Here is the note that appeared in my mini-novel.—Aaron
Monkey is the most popular figure in all Chinese literature, loved for centuries by young people and adults alike. His story is found in a classic sixteenth-century novel, The Journey to the West (Xi You Ji or Hsi Yu Chi), as well as in countless later adaptations, from Chinese opera to comic books.
The novel, written anonymously but often attributed to the humorist Wu Cheng’en, is an epic comic fantasy of 100 chapters. My retelling covers only the first seven chapters, which form a kind of prelude. The bulk of the novel recounts the journey of the Buddhist monk Sanzang to collect sacred scriptures from Buddha in the Western Paradise, aided by Monkey and several other magical creatures.
Monkey’s adventures provide a breathtaking, whirlwind tour of Chinese mythology, with its rich amalgam of Buddhist and Taoist elements. Here are notes on some of these.
Jade Emperor, Heaven. Though the Jade Emperor is ruler of Heaven and Earth, he is not so much a supreme God as a supreme administrator. In fact, he is outranked by the three top divine beings of the Chinese pantheon, Buddha, Lao Tzu, and Confucius—who are themselves subject to higher universal forces.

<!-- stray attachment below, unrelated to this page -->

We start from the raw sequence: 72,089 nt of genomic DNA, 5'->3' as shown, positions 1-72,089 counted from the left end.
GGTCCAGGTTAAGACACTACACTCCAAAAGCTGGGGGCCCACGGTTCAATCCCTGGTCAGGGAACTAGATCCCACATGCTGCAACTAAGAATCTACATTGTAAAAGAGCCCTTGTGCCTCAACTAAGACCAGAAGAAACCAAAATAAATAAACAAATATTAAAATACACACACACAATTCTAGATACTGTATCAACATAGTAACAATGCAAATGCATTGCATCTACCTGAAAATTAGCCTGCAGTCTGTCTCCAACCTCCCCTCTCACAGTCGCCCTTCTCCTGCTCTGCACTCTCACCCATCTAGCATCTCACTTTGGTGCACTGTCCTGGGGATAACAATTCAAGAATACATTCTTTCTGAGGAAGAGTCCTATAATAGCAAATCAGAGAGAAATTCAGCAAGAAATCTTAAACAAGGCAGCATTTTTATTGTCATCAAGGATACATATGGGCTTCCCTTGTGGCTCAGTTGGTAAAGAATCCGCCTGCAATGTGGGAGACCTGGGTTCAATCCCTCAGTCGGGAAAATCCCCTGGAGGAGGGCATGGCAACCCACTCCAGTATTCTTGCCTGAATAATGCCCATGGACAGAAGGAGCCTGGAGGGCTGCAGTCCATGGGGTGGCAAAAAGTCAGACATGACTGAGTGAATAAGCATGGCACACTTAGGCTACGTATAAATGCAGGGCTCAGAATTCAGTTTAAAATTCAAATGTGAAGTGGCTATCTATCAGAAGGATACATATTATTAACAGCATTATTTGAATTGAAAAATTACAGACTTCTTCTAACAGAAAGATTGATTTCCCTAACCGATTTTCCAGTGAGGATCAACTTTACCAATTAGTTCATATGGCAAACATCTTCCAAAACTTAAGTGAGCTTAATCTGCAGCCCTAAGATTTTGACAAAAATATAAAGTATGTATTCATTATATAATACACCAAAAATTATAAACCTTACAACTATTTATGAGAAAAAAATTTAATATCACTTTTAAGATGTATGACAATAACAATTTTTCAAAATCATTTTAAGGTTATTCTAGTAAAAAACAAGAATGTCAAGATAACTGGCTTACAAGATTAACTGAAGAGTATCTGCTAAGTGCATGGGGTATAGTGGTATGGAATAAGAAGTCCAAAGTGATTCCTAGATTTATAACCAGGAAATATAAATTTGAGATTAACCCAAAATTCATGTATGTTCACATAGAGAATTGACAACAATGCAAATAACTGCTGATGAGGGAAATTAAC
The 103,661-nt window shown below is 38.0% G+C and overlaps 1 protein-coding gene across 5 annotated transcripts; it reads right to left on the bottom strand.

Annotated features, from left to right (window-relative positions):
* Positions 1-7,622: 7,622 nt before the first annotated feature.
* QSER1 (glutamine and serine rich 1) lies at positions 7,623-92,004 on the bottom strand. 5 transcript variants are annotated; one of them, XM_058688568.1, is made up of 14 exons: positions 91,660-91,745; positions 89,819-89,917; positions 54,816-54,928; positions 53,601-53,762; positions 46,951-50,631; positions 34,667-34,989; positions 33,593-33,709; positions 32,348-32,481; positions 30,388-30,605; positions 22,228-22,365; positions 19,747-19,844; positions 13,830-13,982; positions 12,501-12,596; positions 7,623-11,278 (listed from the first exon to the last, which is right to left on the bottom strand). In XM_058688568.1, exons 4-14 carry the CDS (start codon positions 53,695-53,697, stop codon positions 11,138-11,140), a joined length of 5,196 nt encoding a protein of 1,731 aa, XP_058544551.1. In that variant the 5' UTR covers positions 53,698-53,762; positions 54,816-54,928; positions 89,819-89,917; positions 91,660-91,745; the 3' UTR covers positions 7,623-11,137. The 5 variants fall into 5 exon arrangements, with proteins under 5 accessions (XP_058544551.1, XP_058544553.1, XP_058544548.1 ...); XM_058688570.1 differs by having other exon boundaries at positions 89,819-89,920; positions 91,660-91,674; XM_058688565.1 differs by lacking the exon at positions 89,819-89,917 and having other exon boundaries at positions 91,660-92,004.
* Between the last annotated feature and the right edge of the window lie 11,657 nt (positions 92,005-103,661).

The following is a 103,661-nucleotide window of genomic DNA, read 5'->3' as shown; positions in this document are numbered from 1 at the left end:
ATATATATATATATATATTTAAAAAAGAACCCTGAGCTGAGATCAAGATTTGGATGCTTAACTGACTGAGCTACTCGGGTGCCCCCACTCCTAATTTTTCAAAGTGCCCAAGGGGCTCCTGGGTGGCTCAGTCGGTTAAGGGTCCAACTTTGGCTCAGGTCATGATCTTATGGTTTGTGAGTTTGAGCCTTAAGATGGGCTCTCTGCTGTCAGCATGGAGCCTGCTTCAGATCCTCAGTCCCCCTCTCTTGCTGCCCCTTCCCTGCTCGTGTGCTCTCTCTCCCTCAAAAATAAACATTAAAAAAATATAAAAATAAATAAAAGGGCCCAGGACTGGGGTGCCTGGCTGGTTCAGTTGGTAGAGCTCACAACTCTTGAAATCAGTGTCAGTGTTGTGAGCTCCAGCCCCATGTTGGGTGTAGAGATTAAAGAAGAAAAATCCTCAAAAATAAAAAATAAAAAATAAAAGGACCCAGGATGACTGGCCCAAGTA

The Chinese Heaven is modeled closely on the government of the Chinese emperors. In other words, it is a bloated bureaucracy, crammed with innumerable officials with pompous titles, with a finger in every possible earthly activity.
Lao Tzu, Immortals, Patriarch Subodhi. Centuries before Taoism was established as an organized religion, it existed as a spiritual discipline similar to the yoga systems of India. (Tao is pronounced “DOW,” rhyming with “cow.”) The followers of this branch of Taoism, represented in the story by the Patriarch Subodhi and his disciples, were ascetics living in mountain hermitages. These ascetics aimed to become “Immortals” by developing conscious spirit bodies that could transcend death. But for most Chinese, this was simplified into the belief that Taoist masters achieved physical immortality.